It’s a grand way to see the Sky Road and the unsurpassed views from the top of the hill looking out to the Atlantic. EJ King’s is one of the most popular bars and it has a colourful history which you can learn all about over pint of stout and a half dozen oysters. Mannion’s, Griffiths’, Vaughan’s, Tom King’s and other good pubs have been there since cattle were sold in the street outside St Joseph’s Church. The Station House Hotel has great food and drink, a museum, its own busy theatre and cinema. If you want to have dinner then Mitchell’s , Marconi or Guy’s are amongst the best places. Gifts from Connemara Blue glassware created before your very eyes are most unusual and you’ll get something for a sore head or sunburn at Noreen Casey’s or Moran’s Medical Hall. Book now at the Station House Hotel – and tell them I sent you round. Enjoy a nightcap listening to Barry Ryan on the grand piano and songs from his girlfriend Sally which range from Paul Simon to Paul Brady. There are no strangers in Clifden, just friends you have yet to meet. Oh, and there is complimentary WIFI in every warm and comfortable bedroom. Bill Heaney

Clifden Station House Hotel is at or e mail

Top chefs serve up a new series of their culinary road trip, as they explore Canada

Chefs with starter

TOP chefs, Paul Rankin and Nick Nairn, set off on their latest epic culinary road trip and cultural journey of discovery in their new series, which starts this Friday, 10 August at 8pm on STV.

Paul and Nick’s Big Canadian Food Trip sees the popular Michelin-ranked pair, who are best buddies, exploring their shared Ulster-Scots heritage whilst touring Canada’s New Brunswick, Nova Scotia and greater Toronto areas.

Following the trail of the Ulster Scots who travelled to the New World to start a new life, and having met a variety of fantastic food producers along the way, Paul and Nick cook a special three-course meal for some descendants of Canadian history’s intrepid Celtic settlers.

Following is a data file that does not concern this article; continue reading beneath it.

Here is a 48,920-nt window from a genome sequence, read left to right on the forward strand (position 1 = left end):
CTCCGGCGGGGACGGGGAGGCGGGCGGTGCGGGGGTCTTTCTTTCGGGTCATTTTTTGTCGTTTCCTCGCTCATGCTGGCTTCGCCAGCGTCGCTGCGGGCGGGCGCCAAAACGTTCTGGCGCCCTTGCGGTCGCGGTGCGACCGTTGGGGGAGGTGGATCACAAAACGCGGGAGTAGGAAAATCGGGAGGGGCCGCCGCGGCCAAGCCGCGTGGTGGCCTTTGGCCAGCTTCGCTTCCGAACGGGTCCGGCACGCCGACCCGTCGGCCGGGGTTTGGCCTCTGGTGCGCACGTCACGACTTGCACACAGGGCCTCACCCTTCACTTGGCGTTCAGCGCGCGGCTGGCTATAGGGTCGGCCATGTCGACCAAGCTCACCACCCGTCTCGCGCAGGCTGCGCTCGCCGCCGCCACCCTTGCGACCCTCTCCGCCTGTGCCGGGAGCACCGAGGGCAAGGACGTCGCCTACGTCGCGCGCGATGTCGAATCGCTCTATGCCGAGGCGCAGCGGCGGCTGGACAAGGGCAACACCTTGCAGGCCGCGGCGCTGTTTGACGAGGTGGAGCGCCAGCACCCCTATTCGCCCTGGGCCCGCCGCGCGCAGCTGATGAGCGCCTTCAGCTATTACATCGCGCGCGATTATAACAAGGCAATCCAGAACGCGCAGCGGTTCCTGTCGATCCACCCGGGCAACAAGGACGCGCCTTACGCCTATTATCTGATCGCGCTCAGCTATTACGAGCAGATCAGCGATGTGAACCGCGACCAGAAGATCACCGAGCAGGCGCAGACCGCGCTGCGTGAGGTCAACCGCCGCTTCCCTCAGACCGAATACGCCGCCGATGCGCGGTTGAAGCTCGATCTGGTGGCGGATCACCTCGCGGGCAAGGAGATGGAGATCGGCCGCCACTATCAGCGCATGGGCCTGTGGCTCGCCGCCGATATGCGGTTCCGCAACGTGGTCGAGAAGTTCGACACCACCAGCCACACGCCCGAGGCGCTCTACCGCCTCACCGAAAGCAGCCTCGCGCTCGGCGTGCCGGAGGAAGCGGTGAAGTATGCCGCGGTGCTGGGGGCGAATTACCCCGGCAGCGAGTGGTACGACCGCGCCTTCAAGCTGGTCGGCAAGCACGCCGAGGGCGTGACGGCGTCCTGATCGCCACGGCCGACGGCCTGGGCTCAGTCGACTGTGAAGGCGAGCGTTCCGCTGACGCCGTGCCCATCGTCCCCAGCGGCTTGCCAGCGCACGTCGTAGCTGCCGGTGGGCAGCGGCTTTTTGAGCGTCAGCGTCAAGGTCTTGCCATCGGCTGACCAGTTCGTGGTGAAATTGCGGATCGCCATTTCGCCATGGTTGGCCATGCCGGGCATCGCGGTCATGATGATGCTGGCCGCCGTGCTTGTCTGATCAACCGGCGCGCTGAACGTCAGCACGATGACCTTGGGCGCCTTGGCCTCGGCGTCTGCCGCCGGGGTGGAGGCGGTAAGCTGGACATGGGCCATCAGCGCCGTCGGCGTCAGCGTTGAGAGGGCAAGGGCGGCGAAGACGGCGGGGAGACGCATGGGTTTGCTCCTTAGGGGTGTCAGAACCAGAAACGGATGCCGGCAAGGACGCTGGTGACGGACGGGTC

Paul, who was born in Scotland and brought up in Ballywalter, County Down, became the first chef from Northern Ireland to be awarded a Michelin Star when he won the prestigious accolade in 1999. He quickly became one of TV’s favourite chefs after appearing in a variety of cookery programmes including Ready Steady Cook and the Great British Menu. The author of five cookery books, Paul also made his name running The Rankin Group chain of cafes and restaurants which included the acclaimed Cayenne and Roscoff in Belfast.

Nick became the youngest Scottish chef to win a Michelin star in 1991 after opening his first restaurant, Braeval near Aberfoyle in Stirlingshire. His successful TV career began a few years later when he appeared on shows includingReady Steady Cook and Great British Menu (cooking lunch for Her Majesty The Queen on her 80th birthday) as well as his own Wild Harvest, Wild Harvest 2 and Island Harvest series. The author of 11 books, he also runs Nairns Cook School in Port of Menteith and Nick’s Pizza Bar in Aberdeen.

Nick Nairn said: “Paul and I first met at a dinner in London over 20 years ago and have been the best of pals ever since, so we love working together. We had lots of fun making our three previous series and touring Scotland, Ireland and America to learn all about the stories of the Ulster Scots whilst indulging our passion for great local produce and fantastic cooking. Our latest adventure in Canada, was no different – it was an absolute delight to make and a joy to explore such a beautiful part of the world.”